Music Director


Richard Strauss. Prior to his years with the Vienna State Opera, Mr. Welser-Möst led the Zurich Opera across a decade-long tenure, conducting more than forty new productions and culminating in three seasons as general music director (2005-08). Franz Welser-Möst’s recordings and videos have won major awards, including a Gramophone Award, Diapason d’Or, Japanese Record Academy Award, and two Grammy nominations. The recent Salzburg Festival production he conducted of Der Rosenkavalier was awarded with the Echo Klassik for “best opera recording.“ With The Cleveland Orchestra, his recordings include DVD recordings of live performances of five of Bruckner’s symphonies and a multi-DVD set of major works by Brahms, featuring Yefim Bronfman and Julia Fischer as soloists. Brahms’s German Requiem is being released in early 2017. For his talents and dedication, Mr. Welser-Möst has received honors that include the Vienna Philharmonic’s “Ring of Honor” for his longstanding personal and artistic relationship with the ensemble, as well as recognition from the Western Law Center for Disability Rights, honorary membership in the Vienna Singverein, appointment as an Academician of the European Academy of Yuste, a Decoration of Honor from the Republic of Austria for his artistic achievements, and the Kilenyi Medal from the Bruckner Society of America. AT LEFT

Franz Welser-Möst was invited to lead the prestigious Nobel Prize Concert with the Stockholm Philharmonic in December 2015.

“Franz Welser-Möst, music director of the subtle, responsive Cleveland Orchestra — possibly America’s most memorable symphonic ensemble — leads operas with airy, catlike grace. His style may well prove a natural fit with Debussy’s enigmatic masterpiece Pelléas and Mélisande, staged by the imaginative Yuval Sharon. May 2, 4, 6, 2017.” —New York Times “Franz Welser-Möst has managed something radical with The Cleveland Orchestra — making them play as one seamless unit. . . . The music flickered with a very delicate beauty that makes the Clevelanders sound like no other orchestra.” —London Times “There were times when the sheer splendor of the orchestra’s playing made you sit upright in awestruck appreciation. . . . The music was a miracle of expressive grandeur, which Welser-Möst paced with weight and fluidity.” —San Francisco Chronicle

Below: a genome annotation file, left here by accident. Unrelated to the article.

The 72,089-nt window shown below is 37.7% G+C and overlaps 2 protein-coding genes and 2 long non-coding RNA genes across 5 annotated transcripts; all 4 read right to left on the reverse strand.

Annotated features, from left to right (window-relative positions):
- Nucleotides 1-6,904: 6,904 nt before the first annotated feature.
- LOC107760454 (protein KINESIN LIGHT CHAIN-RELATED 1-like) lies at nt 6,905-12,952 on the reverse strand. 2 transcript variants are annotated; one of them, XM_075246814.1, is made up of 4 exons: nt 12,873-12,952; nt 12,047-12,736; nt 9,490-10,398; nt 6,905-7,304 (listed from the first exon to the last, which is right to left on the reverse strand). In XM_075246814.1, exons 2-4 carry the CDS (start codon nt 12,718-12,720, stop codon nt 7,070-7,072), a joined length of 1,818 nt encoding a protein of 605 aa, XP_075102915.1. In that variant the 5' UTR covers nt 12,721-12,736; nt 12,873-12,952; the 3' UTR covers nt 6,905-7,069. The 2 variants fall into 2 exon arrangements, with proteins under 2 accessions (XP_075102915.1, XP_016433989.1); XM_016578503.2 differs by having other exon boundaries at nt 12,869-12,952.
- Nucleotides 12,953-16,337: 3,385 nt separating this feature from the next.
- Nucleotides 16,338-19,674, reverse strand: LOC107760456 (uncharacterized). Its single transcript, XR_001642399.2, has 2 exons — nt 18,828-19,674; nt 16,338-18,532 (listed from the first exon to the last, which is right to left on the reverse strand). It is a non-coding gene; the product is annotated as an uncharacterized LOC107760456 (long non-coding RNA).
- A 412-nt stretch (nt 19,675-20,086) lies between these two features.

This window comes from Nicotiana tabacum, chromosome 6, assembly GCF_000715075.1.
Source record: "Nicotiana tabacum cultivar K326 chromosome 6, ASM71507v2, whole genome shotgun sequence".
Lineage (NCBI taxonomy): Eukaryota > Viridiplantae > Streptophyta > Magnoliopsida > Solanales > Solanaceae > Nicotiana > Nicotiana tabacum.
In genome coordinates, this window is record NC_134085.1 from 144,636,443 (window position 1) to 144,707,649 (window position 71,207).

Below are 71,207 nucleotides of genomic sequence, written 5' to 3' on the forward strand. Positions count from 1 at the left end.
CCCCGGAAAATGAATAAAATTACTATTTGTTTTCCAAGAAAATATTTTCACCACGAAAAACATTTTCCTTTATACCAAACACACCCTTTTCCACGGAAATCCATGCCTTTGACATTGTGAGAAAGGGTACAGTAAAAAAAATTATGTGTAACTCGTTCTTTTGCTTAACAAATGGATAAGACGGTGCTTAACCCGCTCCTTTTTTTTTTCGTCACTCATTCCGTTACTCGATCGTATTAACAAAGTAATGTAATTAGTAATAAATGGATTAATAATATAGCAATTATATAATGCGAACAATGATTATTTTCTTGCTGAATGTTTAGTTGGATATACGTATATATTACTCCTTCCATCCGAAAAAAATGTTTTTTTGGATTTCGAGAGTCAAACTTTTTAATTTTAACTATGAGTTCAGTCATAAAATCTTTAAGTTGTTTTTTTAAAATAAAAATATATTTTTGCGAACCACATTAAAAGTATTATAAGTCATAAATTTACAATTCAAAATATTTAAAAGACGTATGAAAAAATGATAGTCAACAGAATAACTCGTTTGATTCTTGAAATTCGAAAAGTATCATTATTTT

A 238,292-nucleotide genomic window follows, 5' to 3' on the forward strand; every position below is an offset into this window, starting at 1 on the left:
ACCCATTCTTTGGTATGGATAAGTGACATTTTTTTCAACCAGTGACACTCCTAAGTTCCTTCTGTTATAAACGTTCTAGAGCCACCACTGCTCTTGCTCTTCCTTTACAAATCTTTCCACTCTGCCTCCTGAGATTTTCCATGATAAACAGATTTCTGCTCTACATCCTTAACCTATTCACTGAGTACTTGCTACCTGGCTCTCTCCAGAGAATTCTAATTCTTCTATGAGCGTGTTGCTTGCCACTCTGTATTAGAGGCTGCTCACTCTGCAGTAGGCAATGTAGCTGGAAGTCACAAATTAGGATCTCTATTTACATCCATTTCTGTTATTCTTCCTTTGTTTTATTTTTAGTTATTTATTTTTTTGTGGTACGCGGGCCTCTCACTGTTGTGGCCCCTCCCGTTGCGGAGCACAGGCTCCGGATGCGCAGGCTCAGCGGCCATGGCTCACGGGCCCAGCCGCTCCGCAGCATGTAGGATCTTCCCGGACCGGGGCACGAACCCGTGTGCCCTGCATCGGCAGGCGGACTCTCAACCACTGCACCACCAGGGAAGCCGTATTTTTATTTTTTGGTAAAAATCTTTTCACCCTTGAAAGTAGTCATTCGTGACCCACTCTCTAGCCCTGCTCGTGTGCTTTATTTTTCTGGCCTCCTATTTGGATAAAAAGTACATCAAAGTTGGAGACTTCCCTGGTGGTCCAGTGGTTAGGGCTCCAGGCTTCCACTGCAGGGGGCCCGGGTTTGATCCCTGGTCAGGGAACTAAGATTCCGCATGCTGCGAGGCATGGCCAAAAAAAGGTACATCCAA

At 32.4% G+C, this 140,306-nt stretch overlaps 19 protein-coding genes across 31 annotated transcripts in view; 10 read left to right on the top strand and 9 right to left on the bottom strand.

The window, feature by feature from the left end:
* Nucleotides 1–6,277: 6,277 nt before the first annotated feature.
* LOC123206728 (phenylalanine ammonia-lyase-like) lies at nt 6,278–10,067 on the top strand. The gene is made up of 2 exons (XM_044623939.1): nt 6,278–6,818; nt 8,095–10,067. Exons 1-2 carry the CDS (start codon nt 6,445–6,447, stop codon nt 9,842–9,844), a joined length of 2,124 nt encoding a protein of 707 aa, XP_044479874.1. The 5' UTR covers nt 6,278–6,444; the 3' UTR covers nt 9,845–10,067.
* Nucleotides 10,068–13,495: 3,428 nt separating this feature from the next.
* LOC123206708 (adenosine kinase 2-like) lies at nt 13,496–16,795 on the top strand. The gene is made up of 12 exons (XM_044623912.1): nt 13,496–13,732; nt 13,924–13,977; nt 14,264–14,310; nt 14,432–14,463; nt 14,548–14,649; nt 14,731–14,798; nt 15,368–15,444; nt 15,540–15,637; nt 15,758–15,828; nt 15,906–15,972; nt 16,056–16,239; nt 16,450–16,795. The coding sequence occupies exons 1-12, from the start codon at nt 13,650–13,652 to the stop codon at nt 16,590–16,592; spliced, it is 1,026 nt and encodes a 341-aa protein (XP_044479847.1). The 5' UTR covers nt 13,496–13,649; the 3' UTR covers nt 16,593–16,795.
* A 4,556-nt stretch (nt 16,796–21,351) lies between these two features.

Music Director

The Cleveland Orchestra

Join the millions of people who enjoy all the sounds of life! Cleveland Hearing & Speech Center is the premier provider of audiology products and services. From hearing screenings, ĞǀĂůƾĂĆ&#x;ŽŜĆ?Í•ĂŜĚĚĞǀĹ?Ä?ĞĎƍŜĹ?Ć?Í•ƚŽÄ¨Ĺ˝ĹŻĹŻĹ˝Ç ƾƉĂŜĚĆ?ĆľĆ‰Ć‰Ĺ˝ĆŒĆšÍ• ,^Ç Ĺ?ĹŻĹŻĞŜĆ?ĆľĆŒÄžLJŽƾĹśÄžÇ€ÄžĆŒĹľĹ?Ć?Ć?Ä‚ŜŽƚĞ͊

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DIRECTOR Kelvin Smith Family Chair


Blossom-Lee Chair


Gretchen D. and Ward Smith Chair



Clara G. and George P. Bickford Chair

Takako Masame Paul and Lucille Jones Chair

Wei-Fang Gu Drs. Paul M. and Renate H. Duchesneau Chair

Kim Gomez Elizabeth and Leslie Kondorossy Chair

Chul-In Park Harriet T. and David L. Simon Chair

Miho Hashizume Theodore Rautenberg Chair

Jeanne Preucil Rose Dr. Larry J.B. and Barbara S. Robinson Chair

Alicia Koelz Oswald and Phyllis Lerner Gilroy Chair

Yu Yuan Patty and John Collinson Chair

Isabel Trautwein Trevor and Jennie Jones Chair

Mark Dumm Gladys B. Goetz Chair

Alexandra Preucil Katherine Bormann Analisé Denise Kukelhan


SECOND VIOLINS Stephen Rose * Alfred M. and Clara T. Rankin Chair

Emilio Llinás 2 James and Donna Reid Chair

Eli Matthews 1 Patricia M. Kozerefski and Richard J. Bogomolny Chair

Sonja Braaten Molloy Carolyn Gadiel Warner Elayna Duitman Ioana Missits Jeffrey Zehngut Vladimir Deninzon Sae Shiragami Scott Weber Kathleen Collins Beth Woodside Emma Shook Yun-Ting Lee Jiah Chung Chapdelaine VIOLAS Wesley Collins* Chaillé H. and Richard B. Tullis Chair